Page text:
GREAT FALLS — The Montana Department of Livestock said in a news release on Friday that bovine tuberculosis (TB) has been confirmed in a Montana beef herd for the first time in decades.
The agency confirmed TB in a Blaine County herd following detection of the disease in a cow at slaughter. The infected cow was identified by meat inspectors during routine inspection at a Minnesota plant. Identification collected from the infected cow at the time of slaughter linked the animal to a Blaine County beef herd and subsequent herd testing revealed additional TB infected animals. The herd has been placed under quarantine.
Finding bovine TB in the Blaine County herd triggers a full epidemiological investigation to evaluate the extent of disease and to mitigate further spread. This effort includes the testing of adjacent herds and herds that have shipped animals into or received animals from the source herd.
“We are working closely with the herd owner, United States Department of Agriculture, tribal, and wildlife officials on next steps,” said State Veterinarian Marty Zaluski. “The purpose of the investigation is to determine if other herds or wildlife are involved, and if possible, to determine the source of disease introduction.”
The Montana Department of Livestock says that options for TB affected herds are limited and include whole herd depopulation, or extended quarantine while the herd is tested repeatedly (test and removal). Herds subject to whole herd depopulation are reimbursed, or indemnified, by the federal government based upon assessment of the animals’ value. Test negative animals from depopulated herds are able to go through slaughter channels in order to salvage the meat of the animal.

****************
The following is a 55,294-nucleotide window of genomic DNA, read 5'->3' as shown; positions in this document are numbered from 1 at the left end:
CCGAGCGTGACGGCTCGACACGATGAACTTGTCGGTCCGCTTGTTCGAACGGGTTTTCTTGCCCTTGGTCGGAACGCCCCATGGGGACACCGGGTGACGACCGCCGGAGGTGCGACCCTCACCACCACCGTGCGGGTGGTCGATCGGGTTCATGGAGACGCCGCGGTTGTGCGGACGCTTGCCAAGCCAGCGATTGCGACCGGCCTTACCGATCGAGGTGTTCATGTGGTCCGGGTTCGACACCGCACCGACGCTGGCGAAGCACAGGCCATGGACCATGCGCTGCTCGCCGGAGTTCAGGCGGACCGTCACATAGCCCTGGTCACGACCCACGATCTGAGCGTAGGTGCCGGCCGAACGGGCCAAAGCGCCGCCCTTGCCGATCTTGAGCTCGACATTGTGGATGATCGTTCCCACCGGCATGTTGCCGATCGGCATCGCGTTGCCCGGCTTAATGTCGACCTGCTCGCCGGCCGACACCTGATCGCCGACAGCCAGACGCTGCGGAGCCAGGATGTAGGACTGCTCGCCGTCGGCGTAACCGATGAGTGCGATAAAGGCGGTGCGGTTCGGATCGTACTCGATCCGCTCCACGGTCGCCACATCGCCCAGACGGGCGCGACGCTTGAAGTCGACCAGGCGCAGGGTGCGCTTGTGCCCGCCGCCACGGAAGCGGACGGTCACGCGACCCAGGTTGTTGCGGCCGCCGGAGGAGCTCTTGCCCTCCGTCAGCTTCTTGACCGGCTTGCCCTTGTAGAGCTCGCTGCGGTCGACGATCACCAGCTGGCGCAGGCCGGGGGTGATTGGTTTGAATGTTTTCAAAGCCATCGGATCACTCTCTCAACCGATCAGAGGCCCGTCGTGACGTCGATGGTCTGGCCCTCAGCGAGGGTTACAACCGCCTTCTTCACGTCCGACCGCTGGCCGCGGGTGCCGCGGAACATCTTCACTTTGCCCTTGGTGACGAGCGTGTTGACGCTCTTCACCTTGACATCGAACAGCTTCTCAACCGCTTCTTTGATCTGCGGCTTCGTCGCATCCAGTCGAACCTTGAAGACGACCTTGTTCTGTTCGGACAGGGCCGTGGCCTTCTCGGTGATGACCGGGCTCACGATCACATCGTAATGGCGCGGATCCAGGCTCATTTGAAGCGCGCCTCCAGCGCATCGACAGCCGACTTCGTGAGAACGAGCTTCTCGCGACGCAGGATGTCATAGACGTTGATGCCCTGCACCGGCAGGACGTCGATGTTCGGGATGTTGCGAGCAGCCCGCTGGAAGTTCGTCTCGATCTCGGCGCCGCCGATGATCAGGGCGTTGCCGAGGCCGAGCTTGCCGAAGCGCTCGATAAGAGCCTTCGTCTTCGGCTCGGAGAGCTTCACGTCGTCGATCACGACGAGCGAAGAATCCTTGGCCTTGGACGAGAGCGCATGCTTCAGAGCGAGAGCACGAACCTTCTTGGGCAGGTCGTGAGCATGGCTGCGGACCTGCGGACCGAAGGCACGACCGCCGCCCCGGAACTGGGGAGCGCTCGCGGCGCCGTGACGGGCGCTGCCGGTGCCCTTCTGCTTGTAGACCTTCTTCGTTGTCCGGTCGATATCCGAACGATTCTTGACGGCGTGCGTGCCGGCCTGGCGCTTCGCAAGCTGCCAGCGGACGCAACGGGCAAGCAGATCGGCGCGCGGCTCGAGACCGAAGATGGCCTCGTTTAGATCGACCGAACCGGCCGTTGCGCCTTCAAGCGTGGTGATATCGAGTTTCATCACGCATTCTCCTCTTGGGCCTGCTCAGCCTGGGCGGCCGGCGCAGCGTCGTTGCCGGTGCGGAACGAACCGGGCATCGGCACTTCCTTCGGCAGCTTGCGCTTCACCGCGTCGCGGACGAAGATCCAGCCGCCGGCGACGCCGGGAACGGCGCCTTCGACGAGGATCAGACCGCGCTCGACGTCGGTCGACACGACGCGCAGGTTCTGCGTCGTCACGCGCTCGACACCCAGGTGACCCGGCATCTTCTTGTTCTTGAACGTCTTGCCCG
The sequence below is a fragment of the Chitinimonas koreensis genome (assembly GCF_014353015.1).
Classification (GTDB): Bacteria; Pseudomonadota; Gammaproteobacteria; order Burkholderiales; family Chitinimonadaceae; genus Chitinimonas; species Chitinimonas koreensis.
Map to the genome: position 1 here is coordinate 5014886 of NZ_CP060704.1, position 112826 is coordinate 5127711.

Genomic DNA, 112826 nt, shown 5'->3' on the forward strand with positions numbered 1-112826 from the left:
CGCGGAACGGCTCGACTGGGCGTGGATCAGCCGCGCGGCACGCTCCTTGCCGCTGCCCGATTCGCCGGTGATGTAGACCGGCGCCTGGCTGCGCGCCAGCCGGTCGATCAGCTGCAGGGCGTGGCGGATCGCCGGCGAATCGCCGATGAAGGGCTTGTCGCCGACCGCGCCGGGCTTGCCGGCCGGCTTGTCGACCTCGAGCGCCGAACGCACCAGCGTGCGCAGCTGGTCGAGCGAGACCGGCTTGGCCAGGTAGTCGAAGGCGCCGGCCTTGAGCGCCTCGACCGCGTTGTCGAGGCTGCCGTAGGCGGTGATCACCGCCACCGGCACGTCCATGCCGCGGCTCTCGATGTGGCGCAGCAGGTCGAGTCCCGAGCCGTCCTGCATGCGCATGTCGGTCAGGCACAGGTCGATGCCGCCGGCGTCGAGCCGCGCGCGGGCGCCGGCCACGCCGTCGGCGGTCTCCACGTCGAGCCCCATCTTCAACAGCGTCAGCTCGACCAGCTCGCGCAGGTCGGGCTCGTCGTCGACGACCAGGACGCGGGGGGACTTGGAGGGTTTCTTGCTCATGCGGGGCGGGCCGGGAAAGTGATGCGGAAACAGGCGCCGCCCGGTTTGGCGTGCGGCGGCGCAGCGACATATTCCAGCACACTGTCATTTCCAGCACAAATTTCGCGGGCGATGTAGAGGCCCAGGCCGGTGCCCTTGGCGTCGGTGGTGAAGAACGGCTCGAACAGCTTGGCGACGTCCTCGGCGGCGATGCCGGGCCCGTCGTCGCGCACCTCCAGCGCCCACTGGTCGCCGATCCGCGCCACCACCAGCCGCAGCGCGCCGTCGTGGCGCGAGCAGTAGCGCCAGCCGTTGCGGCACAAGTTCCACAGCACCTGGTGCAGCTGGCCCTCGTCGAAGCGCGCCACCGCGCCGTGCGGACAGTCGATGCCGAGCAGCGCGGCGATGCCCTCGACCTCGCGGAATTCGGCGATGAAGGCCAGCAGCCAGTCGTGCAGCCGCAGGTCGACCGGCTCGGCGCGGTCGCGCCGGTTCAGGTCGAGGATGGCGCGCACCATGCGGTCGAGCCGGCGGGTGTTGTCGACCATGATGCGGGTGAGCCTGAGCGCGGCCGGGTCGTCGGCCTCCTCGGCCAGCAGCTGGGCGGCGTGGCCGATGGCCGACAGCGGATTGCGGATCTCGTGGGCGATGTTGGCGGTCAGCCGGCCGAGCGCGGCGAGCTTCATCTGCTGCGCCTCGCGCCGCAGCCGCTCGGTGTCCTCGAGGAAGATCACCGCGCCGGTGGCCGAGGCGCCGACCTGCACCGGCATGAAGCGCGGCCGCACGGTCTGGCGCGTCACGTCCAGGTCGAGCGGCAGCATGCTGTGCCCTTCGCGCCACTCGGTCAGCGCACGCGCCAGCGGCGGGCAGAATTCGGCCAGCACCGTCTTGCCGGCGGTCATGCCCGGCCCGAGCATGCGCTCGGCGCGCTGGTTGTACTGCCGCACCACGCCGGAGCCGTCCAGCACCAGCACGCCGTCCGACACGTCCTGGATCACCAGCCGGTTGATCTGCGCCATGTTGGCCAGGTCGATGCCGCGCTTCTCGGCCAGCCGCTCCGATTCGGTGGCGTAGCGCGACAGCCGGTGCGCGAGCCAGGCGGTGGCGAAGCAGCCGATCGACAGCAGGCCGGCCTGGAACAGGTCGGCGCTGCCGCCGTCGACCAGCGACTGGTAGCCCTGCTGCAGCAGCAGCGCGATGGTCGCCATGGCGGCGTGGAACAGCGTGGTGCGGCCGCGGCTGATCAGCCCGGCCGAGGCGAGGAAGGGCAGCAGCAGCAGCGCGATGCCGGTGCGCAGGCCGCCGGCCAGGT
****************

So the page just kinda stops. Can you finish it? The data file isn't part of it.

Bovine TB is caused by the bacteria Mycobacterium bovis. The disease causes granulomatous lesions inside the lymph nodes, lungs, liver, spleen, and skin of affected animals. The primary route of spread is aerosol transmission to other animals in close contact. The bacterium is also capable of infecting wildlife, such as deer, and people. The disease has an incubation period that can range from months to years and infected animals rarely show clinical signs, meaning cattle appearing healthy may be infected with the bacteria.
Although TB is a zoonotic disease capable of infecting people, it is not a food safety threat thanks to a robust meat inspection program and the pasteurization of milk for retail sale. Consumption of infected raw (unpasteurized) milk however, is a documented route of transmission to people.